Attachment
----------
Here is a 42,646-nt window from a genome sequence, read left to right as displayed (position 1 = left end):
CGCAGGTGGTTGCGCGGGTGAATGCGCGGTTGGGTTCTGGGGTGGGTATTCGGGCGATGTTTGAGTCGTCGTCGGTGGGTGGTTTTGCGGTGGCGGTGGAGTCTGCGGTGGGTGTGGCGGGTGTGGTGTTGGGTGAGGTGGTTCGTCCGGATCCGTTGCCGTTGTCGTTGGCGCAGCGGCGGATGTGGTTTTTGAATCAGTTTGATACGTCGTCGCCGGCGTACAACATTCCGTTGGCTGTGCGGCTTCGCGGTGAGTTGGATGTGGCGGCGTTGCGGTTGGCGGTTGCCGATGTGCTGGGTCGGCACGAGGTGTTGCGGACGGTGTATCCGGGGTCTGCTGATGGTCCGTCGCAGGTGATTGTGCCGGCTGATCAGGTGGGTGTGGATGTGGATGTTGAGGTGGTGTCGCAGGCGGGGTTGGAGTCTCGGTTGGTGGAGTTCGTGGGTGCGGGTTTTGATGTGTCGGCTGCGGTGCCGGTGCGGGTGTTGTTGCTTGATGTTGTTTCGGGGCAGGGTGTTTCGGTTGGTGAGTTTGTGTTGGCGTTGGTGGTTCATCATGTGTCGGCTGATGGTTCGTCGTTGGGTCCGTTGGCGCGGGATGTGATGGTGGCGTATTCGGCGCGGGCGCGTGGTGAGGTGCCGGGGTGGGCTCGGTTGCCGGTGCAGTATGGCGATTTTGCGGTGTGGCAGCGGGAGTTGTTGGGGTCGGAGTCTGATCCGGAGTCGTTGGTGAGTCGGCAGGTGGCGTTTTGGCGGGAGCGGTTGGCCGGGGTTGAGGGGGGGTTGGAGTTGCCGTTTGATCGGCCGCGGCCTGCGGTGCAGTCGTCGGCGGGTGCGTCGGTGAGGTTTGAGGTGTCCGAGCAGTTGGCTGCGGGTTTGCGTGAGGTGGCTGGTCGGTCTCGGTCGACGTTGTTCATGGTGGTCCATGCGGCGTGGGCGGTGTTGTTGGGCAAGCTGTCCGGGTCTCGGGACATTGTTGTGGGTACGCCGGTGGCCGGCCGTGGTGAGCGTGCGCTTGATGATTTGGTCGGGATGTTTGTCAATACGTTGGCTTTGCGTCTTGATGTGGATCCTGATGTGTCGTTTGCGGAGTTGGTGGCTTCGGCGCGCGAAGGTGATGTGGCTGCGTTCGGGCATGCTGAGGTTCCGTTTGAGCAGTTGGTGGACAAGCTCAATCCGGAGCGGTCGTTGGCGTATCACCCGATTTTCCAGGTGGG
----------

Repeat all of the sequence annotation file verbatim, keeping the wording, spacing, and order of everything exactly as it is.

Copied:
Here is a 42,646-nt window from a genome sequence, read left to right as displayed (position 1 = left end):
CGCAGGTGGTTGCGCGGGTGAATGCGCGGTTGGGTTCTGGGGTGGGTATTCGGGCGATGTTTGAGTCGTCGTCGGTGGGTGGTTTTGCGGTGGCGGTGGAGTCTGCGGTGGGTGTGGCGGGTGTGGTGTTGGGTGAGGTGGTTCGTCCGGATCCGTTGCCGTTGTCGTTGGCGCAGCGGCGGATGTGGTTTTTGAATCAGTTTGATACGTCGTCGCCGGCGTACAACATTCCGTTGGCTGTGCGGCTTCGCGGTGAGTTGGATGTGGCGGCGTTGCGGTTGGCGGTTGCCGATGTGCTGGGTCGGCACGAGGTGTTGCGGACGGTGTATCCGGGGTCTGCTGATGGTCCGTCGCAGGTGATTGTGCCGGCTGATCAGGTGGGTGTGGATGTGGATGTTGAGGTGGTGTCGCAGGCGGGGTTGGAGTCTCGGTTGGTGGAGTTCGTGGGTGCGGGTTTTGATGTGTCGGCTGCGGTGCCGGTGCGGGTGTTGTTGCTTGATGTTGTTTCGGGGCAGGGTGTTTCGGTTGGTGAGTTTGTGTTGGCGTTGGTGGTTCATCATGTGTCGGCTGATGGTTCGTCGTTGGGTCCGTTGGCGCGGGATGTGATGGTGGCGTATTCGGCGCGGGCGCGTGGTGAGGTGCCGGGGTGGGCTCGGTTGCCGGTGCAGTATGGCGATTTTGCGGTGTGGCAGCGGGAGTTGTTGGGGTCGGAGTCTGATCCGGAGTCGTTGGTGAGTCGGCAGGTGGCGTTTTGGCGGGAGCGGTTGGCCGGGGTTGAGGGGGGGTTGGAGTTGCCGTTTGATCGGCCGCGGCCTGCGGTGCAGTCGTCGGCGGGTGCGTCGGTGAGGTTTGAGGTGTCCGAGCAGTTGGCTGCGGGTTTGCGTGAGGTGGCTGGTCGGTCTCGGTCGACGTTGTTCATGGTGGTCCATGCGGCGTGGGCGGTGTTGTTGGGCAAGCTGTCCGGGTCTCGGGACATTGTTGTGGGTACGCCGGTGGCCGGCCGTGGTGAGCGTGCGCTTGATGATTTGGTCGGGATGTTTGTCAATACGTTGGCTTTGCGTCTTGATGTGGATCCTGATGTGTCGTTTGCGGAGTTGGTGGCTTCGGCGCGCGAAGGTGATGTGGCTGCGTTCGGGCATGCTGAGGTTCCGTTTGAGCAGTTGGTGGACAAGCTCAATCCGGAGCGGTCGTTGGCGTATCACCCGATTTTCCAGGTGGG